The Klipsch s4 and My Search for Audio Monitoring Nirvana
[October 2011] Dana Puopolo presents another in his series of reviews of various audio-related products.
I have always been a fan of listening to music with headphones.
I still remember the first time I listened to stereo headphones: It was 1962, I was seven and over at my friend’s house. They had just bought a new console stereo that had a headphone jack and his older sister bought these Radio Shack branded Koss headphones. I slipped them on my head and was hooked!
This started a lifelong obsession to find the best sounding headphones.
I went through the Koss Pro 4AA stage – and thought I had achieved headphone nirvana that day. Later I bought my Stax Lambda Nova headphones at Tweeter on closeout. They came with a switch box that connected between your power amp and speakers. Of course, I opened the unit and bypassed the 30 Ohm resistors in series with the step up transformers-after all my 60 Watt per channel Rotel amp was rated to put out 120 Watts into 2 Ohms. That nirvana died the day one channel of the Stax did – with a smell of burnt plastic no less. Yes, I cooked my Stax headphones by playing them too loud.
Since then I have tried all kinds of headphones and while I have found some that satisfied me, such as the Grados, nothing achieved audio nirvana. Until now.
I always believed that in-ear monitors (IEMs) had potential, but found all the ones I could afford always lacking something. It might be bass, or clarity or low distortion, but it was always something. Some sounded just awful.
Quite by accident, I found a pair of Altec buds I could live with – especially since they had a microphone and worked with my cell phone. Then I saw an ad for Klipsch s2 IEMs on sale at my local Hi-Fi emporium for 20 dollars.
I bought a pair and found them most satisfying. Their limitations were sins of omission – the last tiny piece of inner detail seemed to be missing, and they sounded a bit “compressed” at loud volumes. Nonetheless, they sounded very good. That caused me to begin wondering about Klipsch’s more expensive IEMs.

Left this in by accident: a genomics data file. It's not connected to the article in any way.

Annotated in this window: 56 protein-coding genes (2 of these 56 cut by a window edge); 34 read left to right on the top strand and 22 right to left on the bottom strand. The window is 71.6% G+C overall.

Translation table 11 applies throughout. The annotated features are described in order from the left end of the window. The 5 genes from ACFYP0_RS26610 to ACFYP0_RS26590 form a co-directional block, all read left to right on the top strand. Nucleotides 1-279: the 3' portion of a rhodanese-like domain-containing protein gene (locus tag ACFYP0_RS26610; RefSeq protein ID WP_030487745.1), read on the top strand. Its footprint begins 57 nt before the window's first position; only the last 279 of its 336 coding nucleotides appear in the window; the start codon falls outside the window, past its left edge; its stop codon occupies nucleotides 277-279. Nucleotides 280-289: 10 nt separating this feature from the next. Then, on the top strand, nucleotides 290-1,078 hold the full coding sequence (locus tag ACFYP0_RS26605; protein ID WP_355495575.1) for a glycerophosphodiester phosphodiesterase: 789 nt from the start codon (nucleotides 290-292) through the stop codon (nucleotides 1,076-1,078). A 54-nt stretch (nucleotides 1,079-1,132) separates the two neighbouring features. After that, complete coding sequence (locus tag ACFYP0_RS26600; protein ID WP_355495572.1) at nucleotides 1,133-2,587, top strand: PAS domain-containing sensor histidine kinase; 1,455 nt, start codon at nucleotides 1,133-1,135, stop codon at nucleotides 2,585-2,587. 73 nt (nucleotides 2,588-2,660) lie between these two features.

I began researching and found one particular model – the s4 In-Ear Enhanced Bass Noise-Isolating Headphones – had hundreds of satisfied users/reviewers on both Amazon and Newegg. Unfortunately, they cost almost $100, which was a bit too expensive for my tastes at the time as my wife was in-between jobs. Besides, what if I did not like them? I continued to use my Altecs and S2s.
Then one day quite by accident I discovered a Chinese store at focalprice.com. They had the Klipsch s4 IEMs for only $25! I immediately bit, and waited with expectation for the three weeks it took for them to arrive from China.
Finally, they came. I picked them up at the post office, plugged them into my phone and played the title cut of Aja by Steely Dan.
Simply put: I was blown away!
This was a 192 kbps MP3, yet I was hearing things in the song that I had never heard before – even with my Stax playing the Aja vinyl with a moving coil cartridge. One song ran into another, until I realized that I had been listening to music in my office for well over an hour.
The reviews about these headphones were right.
It Gets Better
Many of the reviews said that these IEMs need a few days of break in for both the sound to improve and the fit to become more comfortable. Again, they were right; the s4s began to sound better and better every day.
The fit and comfort also improved. I have had them several weeks now and am still as impressed as I was the first time I heard them. Now I see that focalprice has the premium model, the s4i (with a microphone), on sale for $26. This is another must buy for me.
If you buy any headphones this year, buy these. They simply do everything right: Great bass, incredibly clean mids and highs, amazing separation, very low distortion – even when playing at high volumes and you can wear them for hours. They even are comfortable when I lay in bed wearing them; I find no “pillow discomfort” as is so common with other IEMs.
You can find the s4 series most everywhere for between $50 and $90. But again, you will likely find that focalprice.com has the best price on them by far.
Now I just have to build a headphone amplifier that does them justice.
– – –
Dana Puopolo is the Chief Engineer at WURD and a long-time audio enthusiast. Dana’s email is: firstname.lastname@example.org